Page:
It is the end of the line for the controversial railway franchising system in Britain if leaked reports are to be believed.
Newspaper reports suggest that today’s Queen’s Speech in parliament, in which the monarch will relay the government’s legislative plans, will contain plans to scrap the franchising system and replace it with one focused on “performance and reliability”.
The franchising model was introduced in the nineties and has had its fair share of controversies, including instances where the government has had to resume control of rail networks after the franchise owners either walked away or had control taken from them.
The East Coast mainline franchise, in particular, has proved troublesome, with three franchise operators failing to make a go of it.
In 2005, GNER gave up the ghost just a year after signing a £1.35bn 10-year deal to run the line; in 2007, National Express backtracked two years after taking on the gig and then in 2015, a joint venture between Stagecoach Group PLC (LON:SGC) and Virgin Trains took the poisoned chalice, only for the government to step in and take back control in June of last year.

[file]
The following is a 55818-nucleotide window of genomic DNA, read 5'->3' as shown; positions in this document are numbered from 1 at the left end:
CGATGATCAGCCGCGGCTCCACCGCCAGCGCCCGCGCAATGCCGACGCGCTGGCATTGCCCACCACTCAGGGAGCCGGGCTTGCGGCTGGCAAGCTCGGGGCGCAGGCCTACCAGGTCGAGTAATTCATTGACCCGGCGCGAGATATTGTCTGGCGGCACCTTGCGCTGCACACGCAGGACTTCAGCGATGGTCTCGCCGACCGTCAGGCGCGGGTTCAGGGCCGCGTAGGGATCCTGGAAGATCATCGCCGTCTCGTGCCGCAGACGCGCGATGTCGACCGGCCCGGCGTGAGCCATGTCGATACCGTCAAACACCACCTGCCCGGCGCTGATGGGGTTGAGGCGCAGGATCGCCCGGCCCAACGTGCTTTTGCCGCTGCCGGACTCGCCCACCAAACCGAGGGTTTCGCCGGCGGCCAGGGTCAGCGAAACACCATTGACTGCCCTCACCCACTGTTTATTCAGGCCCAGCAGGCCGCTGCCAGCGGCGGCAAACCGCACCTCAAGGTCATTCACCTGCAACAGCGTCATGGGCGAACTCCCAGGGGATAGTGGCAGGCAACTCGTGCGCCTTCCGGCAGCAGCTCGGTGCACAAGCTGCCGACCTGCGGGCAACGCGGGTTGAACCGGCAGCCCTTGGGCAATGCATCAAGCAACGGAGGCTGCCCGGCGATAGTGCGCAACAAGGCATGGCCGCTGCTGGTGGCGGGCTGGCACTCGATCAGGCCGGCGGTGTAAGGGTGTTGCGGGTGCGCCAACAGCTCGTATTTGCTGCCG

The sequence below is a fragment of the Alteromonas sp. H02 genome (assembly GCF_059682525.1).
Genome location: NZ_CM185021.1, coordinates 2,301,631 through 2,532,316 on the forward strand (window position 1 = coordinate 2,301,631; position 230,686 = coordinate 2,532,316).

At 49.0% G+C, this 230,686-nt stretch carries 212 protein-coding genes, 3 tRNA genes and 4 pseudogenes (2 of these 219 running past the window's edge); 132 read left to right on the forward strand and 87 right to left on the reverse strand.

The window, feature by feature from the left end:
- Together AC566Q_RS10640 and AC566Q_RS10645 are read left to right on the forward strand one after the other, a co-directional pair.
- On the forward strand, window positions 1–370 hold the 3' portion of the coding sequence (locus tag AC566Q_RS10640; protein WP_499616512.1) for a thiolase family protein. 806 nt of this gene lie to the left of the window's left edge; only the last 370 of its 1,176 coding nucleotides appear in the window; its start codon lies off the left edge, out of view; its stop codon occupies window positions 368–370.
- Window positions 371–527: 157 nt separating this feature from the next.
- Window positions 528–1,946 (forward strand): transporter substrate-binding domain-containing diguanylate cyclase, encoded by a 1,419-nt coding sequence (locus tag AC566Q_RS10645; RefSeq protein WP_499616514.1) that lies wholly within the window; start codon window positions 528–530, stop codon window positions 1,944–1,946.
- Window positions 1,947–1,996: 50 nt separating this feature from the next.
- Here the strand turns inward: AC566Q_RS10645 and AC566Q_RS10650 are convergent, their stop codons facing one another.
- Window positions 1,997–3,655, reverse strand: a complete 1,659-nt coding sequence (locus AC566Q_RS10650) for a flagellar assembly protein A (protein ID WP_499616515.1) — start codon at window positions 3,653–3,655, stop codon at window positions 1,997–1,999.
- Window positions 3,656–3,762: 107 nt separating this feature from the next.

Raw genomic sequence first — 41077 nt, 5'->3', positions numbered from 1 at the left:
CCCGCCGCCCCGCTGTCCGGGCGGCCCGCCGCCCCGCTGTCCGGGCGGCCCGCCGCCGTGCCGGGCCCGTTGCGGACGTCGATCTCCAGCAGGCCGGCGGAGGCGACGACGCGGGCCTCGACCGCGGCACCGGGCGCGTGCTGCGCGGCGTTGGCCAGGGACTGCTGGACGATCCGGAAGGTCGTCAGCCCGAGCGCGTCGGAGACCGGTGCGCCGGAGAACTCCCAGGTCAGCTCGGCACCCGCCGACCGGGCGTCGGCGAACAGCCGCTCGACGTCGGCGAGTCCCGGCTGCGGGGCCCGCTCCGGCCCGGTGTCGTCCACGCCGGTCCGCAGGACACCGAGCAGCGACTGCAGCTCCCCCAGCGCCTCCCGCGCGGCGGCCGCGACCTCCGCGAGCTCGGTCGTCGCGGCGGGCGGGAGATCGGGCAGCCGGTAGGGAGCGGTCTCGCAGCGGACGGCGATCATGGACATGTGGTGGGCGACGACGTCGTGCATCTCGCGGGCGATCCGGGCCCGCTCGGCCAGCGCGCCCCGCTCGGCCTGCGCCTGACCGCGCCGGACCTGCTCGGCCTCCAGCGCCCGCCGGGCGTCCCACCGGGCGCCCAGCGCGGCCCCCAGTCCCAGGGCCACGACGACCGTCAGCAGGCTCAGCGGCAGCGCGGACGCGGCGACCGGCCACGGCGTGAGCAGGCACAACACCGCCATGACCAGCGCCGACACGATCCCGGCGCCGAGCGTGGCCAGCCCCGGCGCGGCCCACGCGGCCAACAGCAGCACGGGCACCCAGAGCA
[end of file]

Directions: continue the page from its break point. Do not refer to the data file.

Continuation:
The former boss of British Airways, Keith Williams, has undertaken a review of the UK railways system and has proposed that an independent agency, headed by a "Fat Controller" figure (a reference to the Thomas the Tank Engine series), should be in charge of day-to-day operations, rather than the Department for Transport.
In Williams’s views, the government’s involvement in the rail franchises should be restricted to high-level policy and budget decisions.
He is on record as being in favour of the franchise terms running for longer as this would encourage the operators to invest more for the long term.